Below him a mountain stream foamed down its rocky bed, and he could see little dots of men laying the track that would coil across the hill toward Altamont. Then the sweating team lipped the gulch of the mountain, and, among soaring and lordly ranges that melted away in purple mist, they began the slow descent toward the high plateau on which the town of Altamont was built.
In the haunting eternity of these mountains, rimmed in their enormous cup, he found sprawled out on its hundred hills and hollows a town of four thousand people.
There were new lands. His heart lifted.
This town of Altamont had been settled soon after the Revolutionary War. It had been a convenient stopping-off place for cattledrovers and farmers in their swing eastward from Tennessee into South Carolina. And, for several decades before the Civil War, it had enjoyed the summer patronage of fashionable people from Charleston and the plantations of the hot South. When Oliver first came to it it had begun to get some reputation not only as a summer resort, but as a sanitarium for tuberculars. Several rich men from the North had established hunting lodges in the hills, and one of them had bought huge areas of mountain land and, with an army of imported architects, carpenters and masons, was planning the greatest country estate in America -- something in limestone, with pitched slate roofs, and one hundred and eighty-three rooms. It was modelled on the chateau at Blois. There was also a vast new hotel, a sumptuous wooden barn, rambling comfortably upon the summit of a commanding hill.
But most of the population was still native, recruited from the hill and country people in the surrounding districts. They were Scotch-Irish mountaineers, rugged, provincial, intelligent, and industrious.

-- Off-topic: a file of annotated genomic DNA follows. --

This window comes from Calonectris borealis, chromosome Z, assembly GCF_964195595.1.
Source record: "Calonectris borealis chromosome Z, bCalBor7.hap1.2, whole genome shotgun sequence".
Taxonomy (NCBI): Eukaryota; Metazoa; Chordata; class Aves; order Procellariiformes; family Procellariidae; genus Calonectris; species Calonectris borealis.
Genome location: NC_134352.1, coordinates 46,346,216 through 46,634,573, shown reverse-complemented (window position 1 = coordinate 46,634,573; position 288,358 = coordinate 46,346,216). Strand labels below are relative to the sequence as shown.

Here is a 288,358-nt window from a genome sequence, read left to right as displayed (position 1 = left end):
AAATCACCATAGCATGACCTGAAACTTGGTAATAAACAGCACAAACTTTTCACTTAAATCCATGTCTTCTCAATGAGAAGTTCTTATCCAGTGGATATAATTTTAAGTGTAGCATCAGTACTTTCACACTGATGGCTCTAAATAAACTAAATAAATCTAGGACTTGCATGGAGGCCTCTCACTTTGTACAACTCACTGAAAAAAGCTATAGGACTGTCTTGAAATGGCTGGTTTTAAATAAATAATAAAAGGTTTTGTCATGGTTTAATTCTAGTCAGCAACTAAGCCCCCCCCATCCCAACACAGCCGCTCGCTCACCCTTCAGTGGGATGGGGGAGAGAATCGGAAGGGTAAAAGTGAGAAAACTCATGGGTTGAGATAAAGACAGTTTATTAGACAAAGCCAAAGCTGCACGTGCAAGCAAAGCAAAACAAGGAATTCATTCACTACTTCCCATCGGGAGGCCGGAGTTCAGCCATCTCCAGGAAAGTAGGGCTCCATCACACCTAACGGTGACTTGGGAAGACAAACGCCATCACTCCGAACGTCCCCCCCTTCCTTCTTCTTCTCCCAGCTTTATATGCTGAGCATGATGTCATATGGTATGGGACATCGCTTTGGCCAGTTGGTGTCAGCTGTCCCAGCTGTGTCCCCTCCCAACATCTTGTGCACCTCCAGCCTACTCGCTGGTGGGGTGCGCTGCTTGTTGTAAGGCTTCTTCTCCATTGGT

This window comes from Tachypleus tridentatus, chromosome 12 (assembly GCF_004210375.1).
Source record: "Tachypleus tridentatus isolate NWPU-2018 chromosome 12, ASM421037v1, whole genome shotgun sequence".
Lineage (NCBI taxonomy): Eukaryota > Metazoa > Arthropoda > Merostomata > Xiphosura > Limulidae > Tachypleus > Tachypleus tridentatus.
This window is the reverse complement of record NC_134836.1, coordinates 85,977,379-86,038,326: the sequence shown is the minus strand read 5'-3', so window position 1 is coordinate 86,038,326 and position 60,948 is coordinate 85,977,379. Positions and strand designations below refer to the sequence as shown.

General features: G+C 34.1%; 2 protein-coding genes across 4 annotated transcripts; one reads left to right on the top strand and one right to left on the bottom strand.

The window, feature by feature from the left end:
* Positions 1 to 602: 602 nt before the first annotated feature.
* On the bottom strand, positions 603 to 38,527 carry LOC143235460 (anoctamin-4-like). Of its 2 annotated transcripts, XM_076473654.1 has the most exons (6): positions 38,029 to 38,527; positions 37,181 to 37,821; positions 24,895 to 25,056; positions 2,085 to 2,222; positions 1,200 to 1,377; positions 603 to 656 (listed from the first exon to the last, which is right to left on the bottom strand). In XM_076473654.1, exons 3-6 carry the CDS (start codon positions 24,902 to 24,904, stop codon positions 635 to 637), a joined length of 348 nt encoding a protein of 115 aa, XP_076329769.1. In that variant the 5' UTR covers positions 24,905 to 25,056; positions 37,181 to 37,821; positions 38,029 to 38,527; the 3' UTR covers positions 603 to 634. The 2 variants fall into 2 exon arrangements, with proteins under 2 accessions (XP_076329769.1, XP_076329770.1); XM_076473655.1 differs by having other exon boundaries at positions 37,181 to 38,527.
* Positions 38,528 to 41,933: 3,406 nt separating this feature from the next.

Oliver had about twelve hundred dollars saved from the wreckage of Cynthia's estate. During the winter he rented a little shack at one edge of the town's public square, acquired a small stock of marbles, and set up business. But he had little to do at first save to think of the prospect of his death. During the bitter and lonely winter, while he thought he was dying, the gaunt scarecrow Yankee that flapped muttering through the streets became an object of familiar gossip to the townspeople. All the people at his boarding-house knew that at night he walked his room with great caged strides, and that a long low moan that seemed wrung from his bowels quivered incessantly on his thin lips. But he spoke to no one about it.
And then the marvellous hill Spring came, green-golden, with brief spurting winds, the magic and fragrance of the blossoms, warm gusts of balsam. The great wound in Oliver began to heal. His voice was heard in the land once more, there were purple flashes of the old rhetoric, the ghost of the old eagerness.